Monday, May 7, 2012




Three majestic, magnificent seas brought me triple delights on my Crystal Serenity cruise from Istanbul, Turkey to Venice, Italy. In addition to sailing me to far away places with strange sounding names (like Kusadasi, Kotor, and Thira), these three seas afforded me a chance to enjoy three of my favorite things


CRYSTAL Let me make it Crystal clear that there is little wonder why the readers of Condé Nast Traveler magazine rated Crystal Cruises the “Best Cruise Line” (Mid-Sized) for 2011. The ultra-luxe cruise line’s score marks the 18th time the company has won its category--more than any other cruise line, hotel, or resort in the magazine’s history. 


My recent Crystal Serenity cruise affirmed the belief of Conde Nast Traveler’s readers, and I couldn’t state it any better than Crystal’s President Gregg Michel who said that the readers “continue to appreciate and recognize Crystal’s unwavering focus on delivering what sophisticated travelers want: new, life-changing itineraries and on-board experiences, plus a chic sense of design and space that also makes them feel at home.” 



 ÇIRAGAN The Çiragan Palace Kempinski Hotel is an historic Ottoman palace dramatically situated on the European shores of the Bosphorus. This incomparable view reflects the grandeur and glamour of the hotel itself, which is the only palace in Istanbul to have become a five-star hotel.

In a previous life, this grandiose property was a residence for sultans.  The palace, built by Sultan Abdülâziz, was designed between 1863 and 1867. This was a period in which all Ottoman sultans used to build their own palaces rather than using those of their ancestors.  Çıragan Palace is the last example of this period. The inner walls and the roof were made of wood, the outer walls of colorful marble. The construction and the interior decoration of the palace continued until 1872.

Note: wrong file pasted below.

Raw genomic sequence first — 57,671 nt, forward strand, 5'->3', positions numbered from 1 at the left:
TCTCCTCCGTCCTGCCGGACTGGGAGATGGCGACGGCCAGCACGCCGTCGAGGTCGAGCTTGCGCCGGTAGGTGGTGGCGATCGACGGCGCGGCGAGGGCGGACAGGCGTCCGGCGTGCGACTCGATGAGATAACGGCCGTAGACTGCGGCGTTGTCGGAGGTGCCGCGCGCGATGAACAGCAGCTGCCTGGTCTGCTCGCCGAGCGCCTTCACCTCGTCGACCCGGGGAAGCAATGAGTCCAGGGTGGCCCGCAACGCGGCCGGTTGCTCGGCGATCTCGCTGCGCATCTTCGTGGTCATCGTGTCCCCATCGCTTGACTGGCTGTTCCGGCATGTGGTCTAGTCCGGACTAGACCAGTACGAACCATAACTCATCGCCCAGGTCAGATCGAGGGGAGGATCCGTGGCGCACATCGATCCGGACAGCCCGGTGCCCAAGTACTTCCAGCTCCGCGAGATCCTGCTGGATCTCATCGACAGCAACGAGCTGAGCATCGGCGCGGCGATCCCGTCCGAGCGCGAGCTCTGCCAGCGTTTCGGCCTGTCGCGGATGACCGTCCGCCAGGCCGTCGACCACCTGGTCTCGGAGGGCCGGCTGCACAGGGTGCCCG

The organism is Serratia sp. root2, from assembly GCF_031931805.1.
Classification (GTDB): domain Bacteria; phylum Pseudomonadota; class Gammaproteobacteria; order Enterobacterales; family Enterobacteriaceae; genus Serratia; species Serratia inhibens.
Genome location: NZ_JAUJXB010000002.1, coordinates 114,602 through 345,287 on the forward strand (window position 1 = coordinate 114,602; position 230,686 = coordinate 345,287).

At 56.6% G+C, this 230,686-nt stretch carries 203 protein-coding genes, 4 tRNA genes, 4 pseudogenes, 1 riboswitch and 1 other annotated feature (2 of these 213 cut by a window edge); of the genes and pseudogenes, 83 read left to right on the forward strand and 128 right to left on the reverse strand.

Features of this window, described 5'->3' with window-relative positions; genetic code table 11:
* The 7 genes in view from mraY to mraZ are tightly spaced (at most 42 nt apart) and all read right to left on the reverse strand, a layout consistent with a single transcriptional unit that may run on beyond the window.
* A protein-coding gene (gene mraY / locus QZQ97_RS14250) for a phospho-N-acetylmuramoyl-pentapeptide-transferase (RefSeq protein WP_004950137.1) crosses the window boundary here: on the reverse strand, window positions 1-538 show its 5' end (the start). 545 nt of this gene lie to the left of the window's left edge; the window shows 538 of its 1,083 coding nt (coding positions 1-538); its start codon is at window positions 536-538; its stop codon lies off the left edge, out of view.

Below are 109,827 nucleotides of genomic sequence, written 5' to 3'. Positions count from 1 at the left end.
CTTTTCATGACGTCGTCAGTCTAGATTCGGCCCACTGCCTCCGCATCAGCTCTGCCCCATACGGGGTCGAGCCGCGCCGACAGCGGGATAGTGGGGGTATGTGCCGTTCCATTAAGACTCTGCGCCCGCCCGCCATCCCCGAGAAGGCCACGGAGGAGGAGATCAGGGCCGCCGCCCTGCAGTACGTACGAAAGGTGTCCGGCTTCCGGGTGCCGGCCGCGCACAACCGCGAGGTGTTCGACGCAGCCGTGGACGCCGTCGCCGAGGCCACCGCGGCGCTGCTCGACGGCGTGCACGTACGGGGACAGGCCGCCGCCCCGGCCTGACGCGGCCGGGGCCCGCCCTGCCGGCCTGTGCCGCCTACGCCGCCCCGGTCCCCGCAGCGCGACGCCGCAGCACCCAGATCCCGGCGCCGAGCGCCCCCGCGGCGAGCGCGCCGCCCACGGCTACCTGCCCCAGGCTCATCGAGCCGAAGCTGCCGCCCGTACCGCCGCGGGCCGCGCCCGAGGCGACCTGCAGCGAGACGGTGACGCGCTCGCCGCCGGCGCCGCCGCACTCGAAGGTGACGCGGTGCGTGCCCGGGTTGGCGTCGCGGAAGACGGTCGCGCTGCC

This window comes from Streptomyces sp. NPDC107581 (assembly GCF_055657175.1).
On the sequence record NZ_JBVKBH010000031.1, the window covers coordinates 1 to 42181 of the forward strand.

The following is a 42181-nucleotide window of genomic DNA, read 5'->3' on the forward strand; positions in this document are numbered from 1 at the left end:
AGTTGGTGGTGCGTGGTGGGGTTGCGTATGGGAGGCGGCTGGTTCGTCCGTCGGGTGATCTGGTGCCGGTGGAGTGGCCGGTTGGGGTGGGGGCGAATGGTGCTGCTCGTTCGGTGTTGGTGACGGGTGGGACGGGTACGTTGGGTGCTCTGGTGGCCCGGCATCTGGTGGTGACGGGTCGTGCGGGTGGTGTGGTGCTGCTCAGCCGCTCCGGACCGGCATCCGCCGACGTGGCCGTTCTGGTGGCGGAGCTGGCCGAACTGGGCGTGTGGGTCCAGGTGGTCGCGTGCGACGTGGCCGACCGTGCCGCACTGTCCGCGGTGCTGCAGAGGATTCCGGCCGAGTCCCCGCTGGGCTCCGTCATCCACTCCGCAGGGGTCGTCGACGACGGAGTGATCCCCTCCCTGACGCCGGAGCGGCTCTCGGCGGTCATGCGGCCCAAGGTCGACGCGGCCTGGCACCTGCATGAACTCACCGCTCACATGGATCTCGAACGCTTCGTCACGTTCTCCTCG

On January 19, 1910, a great fire destroyed the palace, leaving only the outer walls intact.  After that, the place served for many years as a football stadium.

In 1989, the ruined palace was bought by a Japanese corporation, which restored the palace and added a modern hotel complex next to it in its garden. The Palace, combining Ottoman-era sophistication, with state-of-the-art technological amenities, was renovated again during the first quarter of 2007. Fully restored to its former glory, it now resembles the authentic palace with its baroque style and soft colors.

The Palace Suites, with their vaulted ceilings, treasured antiques and rich textiles evoke the opulence of the Ottoman Era.  Guest rooms overlook either the Bosphorus or historic Yıldız Park, formerly a hunting forest for the sultans. 

With curtains drawn apart and balcony doors open, I breathed in the beauty of the Bosphorus as East met West.  From the comfort of my room in Europe, I could watch the sun glow over Asia as the morning mist crept over the European hotel’s garden.

Tugra, the hotel’s renowned restaurant that features a classic Turkish menu, is considered one of the finest restaurants in Istanbul. The feast begins with the ambience … rich Ottoman décor, live classical Turkish music and the ever-stirring backdrop of the Bosphorus.  Weather permitting, dining on Tugra’s terrace lit by the moon, a candle, and the Bosphorus Bridge, might well be one of the most romantic meals you will ever have.  The only thing missing is a handsome Ottoman sultan.